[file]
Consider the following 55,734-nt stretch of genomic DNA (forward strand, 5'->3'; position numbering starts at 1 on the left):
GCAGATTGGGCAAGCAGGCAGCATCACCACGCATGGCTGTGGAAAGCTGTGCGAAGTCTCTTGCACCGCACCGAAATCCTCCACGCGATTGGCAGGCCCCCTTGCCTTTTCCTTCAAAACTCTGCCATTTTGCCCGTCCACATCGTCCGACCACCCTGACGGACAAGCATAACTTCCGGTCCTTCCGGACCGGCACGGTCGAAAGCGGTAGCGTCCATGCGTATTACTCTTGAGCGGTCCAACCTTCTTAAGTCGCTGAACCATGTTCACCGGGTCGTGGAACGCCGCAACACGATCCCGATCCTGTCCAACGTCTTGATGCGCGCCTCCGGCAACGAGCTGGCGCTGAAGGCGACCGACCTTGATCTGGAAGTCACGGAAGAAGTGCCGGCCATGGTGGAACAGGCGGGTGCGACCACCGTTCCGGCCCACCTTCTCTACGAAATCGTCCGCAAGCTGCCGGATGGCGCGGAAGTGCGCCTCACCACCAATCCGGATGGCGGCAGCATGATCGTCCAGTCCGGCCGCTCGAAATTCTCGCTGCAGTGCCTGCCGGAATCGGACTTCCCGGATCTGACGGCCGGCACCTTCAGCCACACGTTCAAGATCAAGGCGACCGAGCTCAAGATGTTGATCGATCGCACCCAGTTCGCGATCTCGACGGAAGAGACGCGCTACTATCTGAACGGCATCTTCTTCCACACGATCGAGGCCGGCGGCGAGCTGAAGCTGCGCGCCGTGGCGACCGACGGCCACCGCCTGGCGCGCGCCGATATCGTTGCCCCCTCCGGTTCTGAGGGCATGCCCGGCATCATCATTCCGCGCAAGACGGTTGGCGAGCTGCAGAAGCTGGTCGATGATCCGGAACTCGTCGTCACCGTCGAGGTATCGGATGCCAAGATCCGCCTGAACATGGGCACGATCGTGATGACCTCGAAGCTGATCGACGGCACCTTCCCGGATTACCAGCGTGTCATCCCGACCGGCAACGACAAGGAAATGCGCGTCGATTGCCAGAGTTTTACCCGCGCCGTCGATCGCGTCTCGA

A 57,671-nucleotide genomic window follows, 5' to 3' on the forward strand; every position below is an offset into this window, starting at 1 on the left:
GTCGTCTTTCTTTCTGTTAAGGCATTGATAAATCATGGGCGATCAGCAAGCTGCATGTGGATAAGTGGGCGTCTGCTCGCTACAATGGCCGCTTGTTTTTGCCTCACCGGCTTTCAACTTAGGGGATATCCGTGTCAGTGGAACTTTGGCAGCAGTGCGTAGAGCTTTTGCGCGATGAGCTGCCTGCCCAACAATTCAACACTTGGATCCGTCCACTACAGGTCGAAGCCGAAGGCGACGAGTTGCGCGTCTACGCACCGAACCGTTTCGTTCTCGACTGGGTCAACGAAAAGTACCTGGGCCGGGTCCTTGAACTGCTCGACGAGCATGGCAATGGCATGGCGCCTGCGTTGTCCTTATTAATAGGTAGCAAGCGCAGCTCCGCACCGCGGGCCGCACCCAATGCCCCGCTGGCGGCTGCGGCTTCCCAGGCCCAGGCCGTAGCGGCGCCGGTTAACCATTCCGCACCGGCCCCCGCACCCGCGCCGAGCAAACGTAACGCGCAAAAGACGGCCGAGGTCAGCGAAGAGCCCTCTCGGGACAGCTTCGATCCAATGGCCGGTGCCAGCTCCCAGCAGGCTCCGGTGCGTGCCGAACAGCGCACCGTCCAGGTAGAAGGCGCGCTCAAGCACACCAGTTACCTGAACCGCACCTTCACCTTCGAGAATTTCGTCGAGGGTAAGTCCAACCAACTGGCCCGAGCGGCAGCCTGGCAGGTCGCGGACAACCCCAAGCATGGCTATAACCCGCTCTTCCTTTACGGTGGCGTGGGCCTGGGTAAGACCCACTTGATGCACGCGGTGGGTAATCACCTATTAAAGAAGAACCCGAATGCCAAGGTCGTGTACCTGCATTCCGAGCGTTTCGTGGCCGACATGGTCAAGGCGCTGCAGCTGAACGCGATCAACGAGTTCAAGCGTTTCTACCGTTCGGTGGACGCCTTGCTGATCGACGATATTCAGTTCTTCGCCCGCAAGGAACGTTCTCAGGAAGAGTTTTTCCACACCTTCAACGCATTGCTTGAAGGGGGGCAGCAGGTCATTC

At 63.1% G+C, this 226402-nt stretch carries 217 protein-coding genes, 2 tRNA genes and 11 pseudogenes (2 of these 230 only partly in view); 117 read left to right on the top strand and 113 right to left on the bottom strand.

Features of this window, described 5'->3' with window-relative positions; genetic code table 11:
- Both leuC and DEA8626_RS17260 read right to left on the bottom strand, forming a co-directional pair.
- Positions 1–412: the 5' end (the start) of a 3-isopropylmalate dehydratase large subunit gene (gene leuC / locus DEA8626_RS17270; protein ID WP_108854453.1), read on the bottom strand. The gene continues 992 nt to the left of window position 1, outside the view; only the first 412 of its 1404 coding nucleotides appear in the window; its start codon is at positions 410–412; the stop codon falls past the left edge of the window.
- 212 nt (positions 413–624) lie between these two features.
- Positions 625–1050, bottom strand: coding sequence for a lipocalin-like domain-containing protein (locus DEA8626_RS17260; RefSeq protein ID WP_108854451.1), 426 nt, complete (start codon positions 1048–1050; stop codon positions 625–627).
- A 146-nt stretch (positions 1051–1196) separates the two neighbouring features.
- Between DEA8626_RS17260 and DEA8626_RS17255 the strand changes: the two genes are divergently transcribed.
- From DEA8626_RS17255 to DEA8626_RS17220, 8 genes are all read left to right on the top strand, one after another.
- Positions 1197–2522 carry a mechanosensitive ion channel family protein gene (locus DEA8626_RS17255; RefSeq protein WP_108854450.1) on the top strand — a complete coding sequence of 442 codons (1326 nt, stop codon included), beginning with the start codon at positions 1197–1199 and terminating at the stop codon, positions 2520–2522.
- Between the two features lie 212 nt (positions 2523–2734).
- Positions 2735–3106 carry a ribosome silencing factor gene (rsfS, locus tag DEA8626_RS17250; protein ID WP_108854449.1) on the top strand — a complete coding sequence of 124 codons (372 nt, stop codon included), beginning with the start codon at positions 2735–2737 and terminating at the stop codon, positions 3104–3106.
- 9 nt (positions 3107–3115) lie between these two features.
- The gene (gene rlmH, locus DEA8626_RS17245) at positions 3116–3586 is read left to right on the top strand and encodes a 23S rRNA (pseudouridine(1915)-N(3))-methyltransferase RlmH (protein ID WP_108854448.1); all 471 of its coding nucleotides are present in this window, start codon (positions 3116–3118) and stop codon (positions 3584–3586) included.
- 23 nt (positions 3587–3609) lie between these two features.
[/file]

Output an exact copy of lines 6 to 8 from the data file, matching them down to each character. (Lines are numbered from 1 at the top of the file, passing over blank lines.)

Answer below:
Features of this window, described 5'->3' with window-relative positions; genetic code table 11:
- Both leuC and DEA8626_RS17260 read right to left on the bottom strand, forming a co-directional pair.
- Positions 1–412: the 5' end (the start) of a 3-isopropylmalate dehydratase large subunit gene (gene leuC / locus DEA8626_RS17270; protein ID WP_108854453.1), read on the bottom strand. The gene continues 992 nt to the left of window position 1, outside the view; only the first 412 of its 1404 coding nucleotides appear in the window; its start codon is at positions 410–412; the stop codon falls past the left edge of the window.